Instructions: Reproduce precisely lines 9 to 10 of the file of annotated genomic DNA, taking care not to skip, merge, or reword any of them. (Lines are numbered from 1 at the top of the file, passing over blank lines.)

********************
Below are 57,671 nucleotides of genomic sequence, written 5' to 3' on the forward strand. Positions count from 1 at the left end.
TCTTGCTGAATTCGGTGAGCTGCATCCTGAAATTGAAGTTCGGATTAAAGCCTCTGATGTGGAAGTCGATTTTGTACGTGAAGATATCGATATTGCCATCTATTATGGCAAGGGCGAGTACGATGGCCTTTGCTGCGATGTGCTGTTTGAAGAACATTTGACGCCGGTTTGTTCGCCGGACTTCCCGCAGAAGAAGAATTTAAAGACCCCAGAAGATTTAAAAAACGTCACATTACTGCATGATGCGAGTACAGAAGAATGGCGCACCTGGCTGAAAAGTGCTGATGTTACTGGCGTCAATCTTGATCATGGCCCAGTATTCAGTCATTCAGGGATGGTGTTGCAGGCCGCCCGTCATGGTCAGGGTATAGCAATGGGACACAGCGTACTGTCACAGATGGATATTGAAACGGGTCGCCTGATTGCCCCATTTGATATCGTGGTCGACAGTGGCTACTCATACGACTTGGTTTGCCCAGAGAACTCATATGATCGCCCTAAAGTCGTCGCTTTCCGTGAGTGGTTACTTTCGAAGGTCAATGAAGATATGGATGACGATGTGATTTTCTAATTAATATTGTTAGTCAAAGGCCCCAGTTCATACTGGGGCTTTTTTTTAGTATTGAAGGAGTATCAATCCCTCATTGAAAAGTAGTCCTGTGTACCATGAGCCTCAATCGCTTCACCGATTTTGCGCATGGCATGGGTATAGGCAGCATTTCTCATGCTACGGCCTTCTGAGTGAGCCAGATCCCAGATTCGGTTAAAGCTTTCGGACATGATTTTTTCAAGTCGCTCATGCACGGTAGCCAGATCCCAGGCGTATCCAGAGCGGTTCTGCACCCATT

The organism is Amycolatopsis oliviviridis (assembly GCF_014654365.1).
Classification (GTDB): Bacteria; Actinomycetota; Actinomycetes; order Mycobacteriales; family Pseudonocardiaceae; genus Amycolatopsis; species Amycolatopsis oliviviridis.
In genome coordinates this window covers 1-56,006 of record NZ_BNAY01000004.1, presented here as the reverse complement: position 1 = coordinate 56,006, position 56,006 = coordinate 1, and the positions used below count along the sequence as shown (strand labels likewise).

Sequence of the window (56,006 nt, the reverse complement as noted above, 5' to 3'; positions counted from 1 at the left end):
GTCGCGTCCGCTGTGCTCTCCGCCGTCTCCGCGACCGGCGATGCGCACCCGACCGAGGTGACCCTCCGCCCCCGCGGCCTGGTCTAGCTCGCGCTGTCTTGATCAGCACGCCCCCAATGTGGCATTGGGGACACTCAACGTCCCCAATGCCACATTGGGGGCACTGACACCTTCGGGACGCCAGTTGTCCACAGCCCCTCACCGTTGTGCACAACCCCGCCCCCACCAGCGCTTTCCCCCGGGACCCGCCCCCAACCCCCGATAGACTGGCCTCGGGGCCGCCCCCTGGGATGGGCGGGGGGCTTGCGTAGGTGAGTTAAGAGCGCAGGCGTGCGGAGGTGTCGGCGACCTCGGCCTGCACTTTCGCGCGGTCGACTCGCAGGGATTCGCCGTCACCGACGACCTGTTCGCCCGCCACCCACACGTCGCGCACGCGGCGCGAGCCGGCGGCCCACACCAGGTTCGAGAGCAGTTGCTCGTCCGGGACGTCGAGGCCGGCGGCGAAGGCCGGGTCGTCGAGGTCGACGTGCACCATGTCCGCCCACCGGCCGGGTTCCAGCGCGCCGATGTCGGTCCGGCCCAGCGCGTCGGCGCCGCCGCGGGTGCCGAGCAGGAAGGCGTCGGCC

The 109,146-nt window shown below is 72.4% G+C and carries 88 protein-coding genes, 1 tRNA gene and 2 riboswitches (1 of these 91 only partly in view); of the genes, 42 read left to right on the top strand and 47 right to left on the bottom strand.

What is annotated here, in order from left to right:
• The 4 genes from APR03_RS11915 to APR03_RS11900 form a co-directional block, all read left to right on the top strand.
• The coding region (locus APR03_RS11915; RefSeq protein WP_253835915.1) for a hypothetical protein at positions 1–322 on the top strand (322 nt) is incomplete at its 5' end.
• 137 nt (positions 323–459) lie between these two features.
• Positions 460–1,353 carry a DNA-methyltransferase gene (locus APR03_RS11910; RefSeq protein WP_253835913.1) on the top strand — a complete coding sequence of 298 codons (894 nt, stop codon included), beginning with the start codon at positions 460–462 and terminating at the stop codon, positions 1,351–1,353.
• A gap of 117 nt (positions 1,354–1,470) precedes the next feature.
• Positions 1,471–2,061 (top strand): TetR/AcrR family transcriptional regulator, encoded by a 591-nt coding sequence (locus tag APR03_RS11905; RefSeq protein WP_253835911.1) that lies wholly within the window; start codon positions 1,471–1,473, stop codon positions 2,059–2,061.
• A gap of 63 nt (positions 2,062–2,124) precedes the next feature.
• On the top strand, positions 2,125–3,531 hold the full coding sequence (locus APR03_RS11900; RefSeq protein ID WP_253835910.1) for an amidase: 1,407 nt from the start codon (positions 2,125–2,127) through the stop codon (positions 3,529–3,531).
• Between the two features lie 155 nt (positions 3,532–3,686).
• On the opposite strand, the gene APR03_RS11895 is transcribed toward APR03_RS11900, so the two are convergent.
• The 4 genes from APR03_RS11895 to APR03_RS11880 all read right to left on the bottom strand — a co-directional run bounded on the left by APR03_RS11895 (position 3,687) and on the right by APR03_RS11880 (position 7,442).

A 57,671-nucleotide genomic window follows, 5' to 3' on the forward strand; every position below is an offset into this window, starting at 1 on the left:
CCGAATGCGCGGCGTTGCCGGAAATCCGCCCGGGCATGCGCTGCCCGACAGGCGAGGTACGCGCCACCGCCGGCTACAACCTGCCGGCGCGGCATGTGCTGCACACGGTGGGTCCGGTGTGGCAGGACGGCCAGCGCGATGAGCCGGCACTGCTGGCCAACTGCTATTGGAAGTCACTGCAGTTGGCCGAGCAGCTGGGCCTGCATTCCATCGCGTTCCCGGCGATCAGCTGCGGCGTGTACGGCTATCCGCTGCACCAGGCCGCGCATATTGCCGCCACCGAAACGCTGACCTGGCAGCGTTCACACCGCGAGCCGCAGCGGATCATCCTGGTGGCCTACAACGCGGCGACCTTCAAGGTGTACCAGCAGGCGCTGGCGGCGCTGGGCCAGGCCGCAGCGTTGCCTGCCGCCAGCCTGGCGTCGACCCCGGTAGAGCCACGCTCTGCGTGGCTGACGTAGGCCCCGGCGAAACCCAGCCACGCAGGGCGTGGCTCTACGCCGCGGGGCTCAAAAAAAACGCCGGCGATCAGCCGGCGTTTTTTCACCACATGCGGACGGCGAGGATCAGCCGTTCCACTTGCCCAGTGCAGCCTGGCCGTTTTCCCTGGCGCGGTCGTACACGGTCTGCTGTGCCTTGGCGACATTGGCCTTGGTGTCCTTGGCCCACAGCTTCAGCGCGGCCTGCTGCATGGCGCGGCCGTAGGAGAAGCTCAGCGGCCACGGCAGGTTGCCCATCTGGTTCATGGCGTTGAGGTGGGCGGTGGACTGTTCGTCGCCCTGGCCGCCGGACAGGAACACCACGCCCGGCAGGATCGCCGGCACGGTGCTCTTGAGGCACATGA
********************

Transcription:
What is annotated here, in order from left to right:
• The 4 genes from APR03_RS11915 to APR03_RS11900 form a co-directional block, all read left to right on the top strand.